I love what I do. Travelling to interesting places, experiencing different cultures, sharing my passion for theatre and puppetry, and working with students who are discovering their own creative potential is immensely rewarding. Like every performer or creative, what I don’t enjoy is constantly worrying about money, the job insecurity and the rejections. At the end of each creative project there’s the necessity to get a day job back in an office for a bit, returning to a life I thought I’d left far behind when I set off to drama school (oh how naïve!). But when I’m feeling glum and I start wondering whether this career change really was a good idea, and isn’t it about time I said: “Well that was a lot of fun and I’ve had a great time, but now I really should get back to something sensible”, I remember what one student said to me at the end of a puppet-making session on camp: “I love doing this. I wish we got to do things like this at school”. Heart strings suitably torn, I realised I have to keep going, to keep creating and making and sharing. The joy I witnessed as I saw that boy delighting in the chance to be creative – that alone is enough to keep me going.


One Good Man scratch performance

I recently had the pleasure of working with a bunch of super-talented and very lovely actors on a project called One Good Man, a piece of devised theatre about protest. Directed by Eloise Lally and Rosa Manzi Reid (of RIAN Dance), the project involved a cast of ten actors, including fellow E15ers Carol Ellis and Dimitris Chimonas.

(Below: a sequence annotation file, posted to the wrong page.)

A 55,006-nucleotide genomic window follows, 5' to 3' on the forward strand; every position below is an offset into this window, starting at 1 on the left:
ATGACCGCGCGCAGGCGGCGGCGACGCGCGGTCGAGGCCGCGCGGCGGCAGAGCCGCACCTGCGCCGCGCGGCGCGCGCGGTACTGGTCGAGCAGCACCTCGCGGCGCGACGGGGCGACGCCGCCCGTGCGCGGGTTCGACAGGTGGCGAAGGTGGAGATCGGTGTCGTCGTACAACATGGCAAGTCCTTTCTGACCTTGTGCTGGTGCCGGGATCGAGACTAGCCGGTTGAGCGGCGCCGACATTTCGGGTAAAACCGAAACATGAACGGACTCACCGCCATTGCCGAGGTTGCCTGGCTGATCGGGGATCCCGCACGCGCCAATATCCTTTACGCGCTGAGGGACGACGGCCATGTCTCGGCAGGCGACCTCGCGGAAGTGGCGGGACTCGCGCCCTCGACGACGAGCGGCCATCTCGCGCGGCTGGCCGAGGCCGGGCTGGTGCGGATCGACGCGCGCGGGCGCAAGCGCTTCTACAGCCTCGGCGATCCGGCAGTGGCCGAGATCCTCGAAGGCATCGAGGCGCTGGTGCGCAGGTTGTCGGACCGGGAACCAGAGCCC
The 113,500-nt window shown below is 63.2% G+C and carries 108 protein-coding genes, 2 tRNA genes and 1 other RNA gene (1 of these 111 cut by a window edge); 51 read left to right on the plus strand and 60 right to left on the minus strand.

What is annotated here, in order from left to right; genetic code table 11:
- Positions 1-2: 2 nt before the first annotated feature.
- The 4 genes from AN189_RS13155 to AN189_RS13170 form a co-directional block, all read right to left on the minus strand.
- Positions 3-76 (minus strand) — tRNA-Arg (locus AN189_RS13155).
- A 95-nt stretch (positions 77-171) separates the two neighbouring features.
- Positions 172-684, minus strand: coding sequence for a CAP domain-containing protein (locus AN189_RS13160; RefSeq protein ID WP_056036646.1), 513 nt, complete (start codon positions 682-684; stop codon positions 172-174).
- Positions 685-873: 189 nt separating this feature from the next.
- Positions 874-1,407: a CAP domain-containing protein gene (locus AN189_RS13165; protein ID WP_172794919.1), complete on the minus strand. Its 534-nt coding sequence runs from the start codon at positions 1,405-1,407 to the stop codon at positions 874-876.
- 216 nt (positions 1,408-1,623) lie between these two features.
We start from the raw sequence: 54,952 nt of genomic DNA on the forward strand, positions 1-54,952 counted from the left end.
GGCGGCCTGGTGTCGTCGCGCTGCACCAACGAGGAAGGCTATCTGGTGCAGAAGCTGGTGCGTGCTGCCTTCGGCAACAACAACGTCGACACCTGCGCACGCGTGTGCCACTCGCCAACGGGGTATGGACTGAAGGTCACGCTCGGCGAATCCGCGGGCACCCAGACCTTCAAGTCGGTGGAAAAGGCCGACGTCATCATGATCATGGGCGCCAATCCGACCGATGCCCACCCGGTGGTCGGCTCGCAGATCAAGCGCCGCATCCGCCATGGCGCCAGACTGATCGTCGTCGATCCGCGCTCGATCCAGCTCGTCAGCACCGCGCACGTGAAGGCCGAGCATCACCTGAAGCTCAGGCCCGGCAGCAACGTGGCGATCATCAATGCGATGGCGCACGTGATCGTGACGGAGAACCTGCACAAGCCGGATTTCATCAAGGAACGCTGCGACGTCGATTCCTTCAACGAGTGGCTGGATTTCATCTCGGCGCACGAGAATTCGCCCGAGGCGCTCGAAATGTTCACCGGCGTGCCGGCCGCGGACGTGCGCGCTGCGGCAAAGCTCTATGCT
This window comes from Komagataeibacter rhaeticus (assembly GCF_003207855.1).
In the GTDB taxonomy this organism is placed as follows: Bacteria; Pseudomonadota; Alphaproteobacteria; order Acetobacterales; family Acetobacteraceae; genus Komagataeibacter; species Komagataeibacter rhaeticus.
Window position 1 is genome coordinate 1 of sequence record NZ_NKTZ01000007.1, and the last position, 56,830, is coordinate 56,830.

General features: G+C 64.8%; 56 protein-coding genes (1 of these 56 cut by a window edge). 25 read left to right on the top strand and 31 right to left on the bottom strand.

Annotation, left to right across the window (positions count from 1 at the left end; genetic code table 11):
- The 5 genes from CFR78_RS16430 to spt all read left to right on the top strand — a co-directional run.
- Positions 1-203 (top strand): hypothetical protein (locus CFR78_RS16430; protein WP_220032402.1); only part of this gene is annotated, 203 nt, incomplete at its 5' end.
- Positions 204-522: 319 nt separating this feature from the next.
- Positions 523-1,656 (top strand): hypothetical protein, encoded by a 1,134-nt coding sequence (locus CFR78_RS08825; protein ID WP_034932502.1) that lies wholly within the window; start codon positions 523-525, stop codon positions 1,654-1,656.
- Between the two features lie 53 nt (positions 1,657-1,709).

One Good Man

The work included a mixture of movement and text-based scenes, and involved the input of the whole ensemble in suggesting ideas for devising work, although it was guided and shaped by Eloise and Rosa. Writers Tom Mair and Jack Flanagan penned some of the scenes, exploring different types of protest and what it means to different groups of people.

Along with myself, the cast included: Carol EllisSheetal Kapoor, Greta Wray, Amy Leighton, Suzy Whitefield, Georgina Periam, Kate Austen, Luke Anthony and Dimitris Chimonas.

Research for the project included cast members bringing in protest art and verbatim text, and retelling our own experiences. I joined the project after its initial stage of research and development, as rehearsals were about to start. One piece I brought in, a verbatim account by my sister of the student protests in London several years ago, made it into the scratch performance. She spoke of how her experience of the protest was completely peaceful, yet social media was going bezerk with mentions of smoke bombs and rioting. I remember texting her that day as soon as I saw the reports on the news, checking she was ok and asking her to get the hell out of there. My favourite comment from her account really struck a chord:

The tweets made me realise how negative and easily led people can be. How lies can run round the world before the truth has even got its boots on.

Earlier this month we gave a scratch performance of One Good Man at The Place in London, in a studio belonging to the London Contemporary Dance School. An audience of invited industry professionals provided feedback, which we are hoping to take on board in the future development of this piece.

I loved working collaboratively in this way and with this group of people. With East 15 and Mountview graduates, amongst others, we brought different perspectives into the room, which enriched the process and the resulting work. I can’t wait to get back into the studio.